Generated a Crypto Key object named "xslt" and a Crypto Certificate object named "xslt"
B) Objects-->Crypto Configuration-->Crypto Identification Credentials
set "Name" to "xslt-cred"
select "xslt" as "Crypto Key"
select "xslt" as "Certificate"
C) Objects-->Crypto Configuration-->CryptoProfile
set "Name" to "xslt-profile"
select "xslt-cred" as "Identification Credentials"
select "xslt-profile" for "Forward (Client) Crypto Profile"
Now we are prepared for the stylesheet work.
This is the syntax of dp:soap-call(): dp:soap-call(URL, message, SSL-Proxy-Profile, flags, SOAP-action, HTTP-headers, process-faults, timeout)
We take the default for process-faults (false()) and no timeout. Since the stylesheet is executed on the box the URL is just 'https://127.0.0.1:5550/service/mgmt/current'. As message we pass in the SOMA call -- in the example here the "FirmwareVersion" SOMA call. As SSL-Proxy-Profile we just pass "xslt-ssl", that is what we created by above steps. A "0" is passed for flags as described in documentation. We do not need a SOAP-action, passing the empty string suppresses the addition of this header. Last we have to pass the HTTP headers
application/soap+xml as Content-Type
the basicAuth string with user name and password for Authorization
So find here the complete stylesheet (it is attached in this developerWorks posting):
There is only one way writing files to DataPower filesystem not going through XML Management set-file request:
<dp:dump-nodes> allows to store a nodeSet under a specified filename in "temporary:" folder.
nodeSet has one limitation, and that is that you cannot store arbitrary (binary) files that way.
Adding this functionality (write binary files) to dump-nodes was what RFE 71699 was about.
Customer did know that storing base64 encoded binary data is possible, but wanted to be able to write binary data.
OK, an RFE (Request For Enhancement) requests to add new functionality to a next major release. RFE 71699 was rejected because writing binary data to temporary: folder is possible with today's firmware. Yes, you need the latest 7.2.0.x firmware (for "dp:gatewayscript()" and GatewayScript "_.readsAsXML()"), but 7.2.0 is definitely earlier available than a next major release. The RFE developer update describes in short how to do with v7.2.0 firmware, this blog posting will give you the details.
OK, first we have to write (binary) data to a file in "temporary:" folder with GatewayScript. This can be done via the "fs" (filesystem) API in writing eg. a Buffer. The tricky part is how a XSLT can pass a binaryNode to GatewayScript. A binaryNode is handled in DataPower as "special" XML. And therefore you have to read the input via readAsXML(), the nodelist returned will contain just a single element for a binaryNode passed from XSLT, and that can be easily ".toBuffer()"ed. So this is the complete GatewayScript fs.write.js (click for download):
Now we need only to pass a binary node in XSLT in dp:gatewayscript() call, stylesheet fs.write.xsl (click for download) shows that there is no magic at all, just pass the binaryNode as "input" in dp:gatewayscript() [you have to store "fs.write.js" above into "local:" folder]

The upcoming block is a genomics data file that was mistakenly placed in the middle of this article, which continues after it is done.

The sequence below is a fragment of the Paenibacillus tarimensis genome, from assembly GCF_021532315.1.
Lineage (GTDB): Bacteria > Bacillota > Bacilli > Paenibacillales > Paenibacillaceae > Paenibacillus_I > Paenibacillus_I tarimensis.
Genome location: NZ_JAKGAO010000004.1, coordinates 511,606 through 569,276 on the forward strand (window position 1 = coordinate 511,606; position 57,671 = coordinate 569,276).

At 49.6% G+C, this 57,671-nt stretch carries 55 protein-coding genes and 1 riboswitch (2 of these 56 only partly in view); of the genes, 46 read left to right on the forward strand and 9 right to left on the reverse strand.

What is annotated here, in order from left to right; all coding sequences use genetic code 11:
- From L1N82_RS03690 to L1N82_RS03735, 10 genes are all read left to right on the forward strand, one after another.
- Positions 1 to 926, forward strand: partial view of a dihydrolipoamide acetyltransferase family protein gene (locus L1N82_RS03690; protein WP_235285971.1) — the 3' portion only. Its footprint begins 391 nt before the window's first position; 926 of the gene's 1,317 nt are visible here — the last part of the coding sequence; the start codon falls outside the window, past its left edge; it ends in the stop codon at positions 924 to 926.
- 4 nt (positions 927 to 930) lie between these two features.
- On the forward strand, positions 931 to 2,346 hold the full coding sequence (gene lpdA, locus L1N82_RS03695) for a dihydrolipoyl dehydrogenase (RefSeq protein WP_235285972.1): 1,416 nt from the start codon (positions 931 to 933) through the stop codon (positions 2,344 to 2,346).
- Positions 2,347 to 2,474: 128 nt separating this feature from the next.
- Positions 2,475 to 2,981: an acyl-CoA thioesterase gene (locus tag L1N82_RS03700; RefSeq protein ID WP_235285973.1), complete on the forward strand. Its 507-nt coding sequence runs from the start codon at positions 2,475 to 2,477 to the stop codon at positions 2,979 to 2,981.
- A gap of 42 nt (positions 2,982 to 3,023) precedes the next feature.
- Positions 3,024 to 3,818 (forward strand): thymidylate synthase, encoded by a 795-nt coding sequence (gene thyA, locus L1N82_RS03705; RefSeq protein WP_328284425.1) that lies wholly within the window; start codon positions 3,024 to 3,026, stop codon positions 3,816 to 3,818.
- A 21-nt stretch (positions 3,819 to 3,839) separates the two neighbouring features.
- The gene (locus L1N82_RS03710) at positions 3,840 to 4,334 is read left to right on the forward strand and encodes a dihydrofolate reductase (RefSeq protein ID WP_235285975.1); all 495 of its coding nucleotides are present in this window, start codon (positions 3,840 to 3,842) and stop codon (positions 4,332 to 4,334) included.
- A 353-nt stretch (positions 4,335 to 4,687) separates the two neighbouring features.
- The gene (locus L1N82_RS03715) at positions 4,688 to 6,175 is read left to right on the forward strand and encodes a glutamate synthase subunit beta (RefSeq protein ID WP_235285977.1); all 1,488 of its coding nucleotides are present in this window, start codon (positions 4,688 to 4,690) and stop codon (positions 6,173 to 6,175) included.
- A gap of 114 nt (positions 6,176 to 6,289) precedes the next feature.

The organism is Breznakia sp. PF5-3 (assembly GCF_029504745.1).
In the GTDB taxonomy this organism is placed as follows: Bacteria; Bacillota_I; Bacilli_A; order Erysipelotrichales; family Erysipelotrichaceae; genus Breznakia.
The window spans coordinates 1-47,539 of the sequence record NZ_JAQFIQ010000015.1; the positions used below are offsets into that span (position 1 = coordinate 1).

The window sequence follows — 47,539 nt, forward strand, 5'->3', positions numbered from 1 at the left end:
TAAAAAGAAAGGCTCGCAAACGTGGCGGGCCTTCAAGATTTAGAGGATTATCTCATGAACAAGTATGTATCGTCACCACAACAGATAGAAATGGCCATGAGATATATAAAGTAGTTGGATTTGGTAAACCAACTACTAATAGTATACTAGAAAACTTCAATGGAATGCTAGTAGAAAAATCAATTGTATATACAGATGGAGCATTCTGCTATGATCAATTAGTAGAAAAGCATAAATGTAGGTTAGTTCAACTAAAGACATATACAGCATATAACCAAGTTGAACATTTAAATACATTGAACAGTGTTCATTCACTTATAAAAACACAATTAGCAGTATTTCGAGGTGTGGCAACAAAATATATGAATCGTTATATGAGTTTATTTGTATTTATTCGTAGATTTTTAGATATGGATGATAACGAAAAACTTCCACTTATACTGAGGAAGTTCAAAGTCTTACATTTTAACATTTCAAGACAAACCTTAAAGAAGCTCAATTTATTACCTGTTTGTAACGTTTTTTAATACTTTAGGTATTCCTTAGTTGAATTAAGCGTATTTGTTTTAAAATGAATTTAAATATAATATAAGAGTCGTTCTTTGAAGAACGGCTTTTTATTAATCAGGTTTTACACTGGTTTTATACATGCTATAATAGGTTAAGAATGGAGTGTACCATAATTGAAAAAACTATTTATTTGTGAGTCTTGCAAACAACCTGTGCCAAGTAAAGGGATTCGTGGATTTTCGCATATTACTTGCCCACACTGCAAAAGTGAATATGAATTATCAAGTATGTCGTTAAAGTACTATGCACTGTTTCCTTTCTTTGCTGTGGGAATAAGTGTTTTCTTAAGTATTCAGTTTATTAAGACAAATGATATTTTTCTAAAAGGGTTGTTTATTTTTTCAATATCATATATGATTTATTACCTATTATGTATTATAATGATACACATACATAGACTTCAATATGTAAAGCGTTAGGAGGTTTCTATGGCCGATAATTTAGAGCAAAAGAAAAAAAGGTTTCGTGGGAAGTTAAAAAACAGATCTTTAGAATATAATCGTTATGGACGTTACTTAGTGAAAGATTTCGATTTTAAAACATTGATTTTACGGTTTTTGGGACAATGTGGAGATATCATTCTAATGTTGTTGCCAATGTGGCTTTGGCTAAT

Here you can see coproc2 call that executes XSLT and passed Non-XML data (0x03 is no valid XML character): $ coproc2 fs.write.xsl <(echo -en 'te\x3t') http://dp6-l3:2224 $
And here we see in DataPower CLI what is going on:
xi50(config)# dir temporary: File Name Last Modified Size --------- ------------- ---- log/ Jan 27, 2016 1:24:05 PM 4096 datapowerjs/ Jan 11, 2016 11:56:03 AM 4096 export/ Jan 11, 2016 11:56:03 AM 4096 dpmon/ Jan 28, 2016 5:16:00 AM 4096 ftp-response/ Jan 11, 2016 11:56:03 AM 4096 image/ Jan 7, 2016 8:37:04 AM 4096
221792.9 MB available to temporary:
xi50(config)# show file temporary:test.dat
% Unable to display 'temporary:test.dat' - file is not printable
xi50(config)# dir temporary: File Name Last Modified Size --------- ------------- ---- log/ Jan 27, 2016 1:24:05 PM 4096 datapowerjs/ Jan 11, 2016 11:56:03 AM 4096 test.dat Jan 28, 2016 5:25:01 AM 4 export/ Jan 11, 2016 11:56:03 AM 4096 dpmon/ Jan 28, 2016 5:16:00 AM 4096 ftp-response/ Jan 11, 2016 11:56:03 AM 4096 image/ Jan 7, 2016 8:37:04 AM 4096
Processing JSON in XSLT can be done "as string" or via conversion to JSONX since years.
XQuery (with JSONiq extensions) can natively process XML as well as JSON.
GatewayScript can natively process JSON, and with ≥18.104.22.168 firmware natively XML as well.
Customer was on 22.214.171.124 and therefore GatewayScript was no option (≥126.96.36.199).
Solution I provided used XSLT to do backend calls by <dp:url-open> and store results into context variables, and then XQuery script to nicely combine the responses in XQuery (see above forum posting for details):
Here is pbmtobraile online to try out (without the need to install
anything), especially "echo -e ... | pbmtext | pnmcrop |
pbmtobraille". Here is an input form to try out, with short listing
of "echo -e" options: https://stamm-wilbrandt.de/echo-e.to.braille.html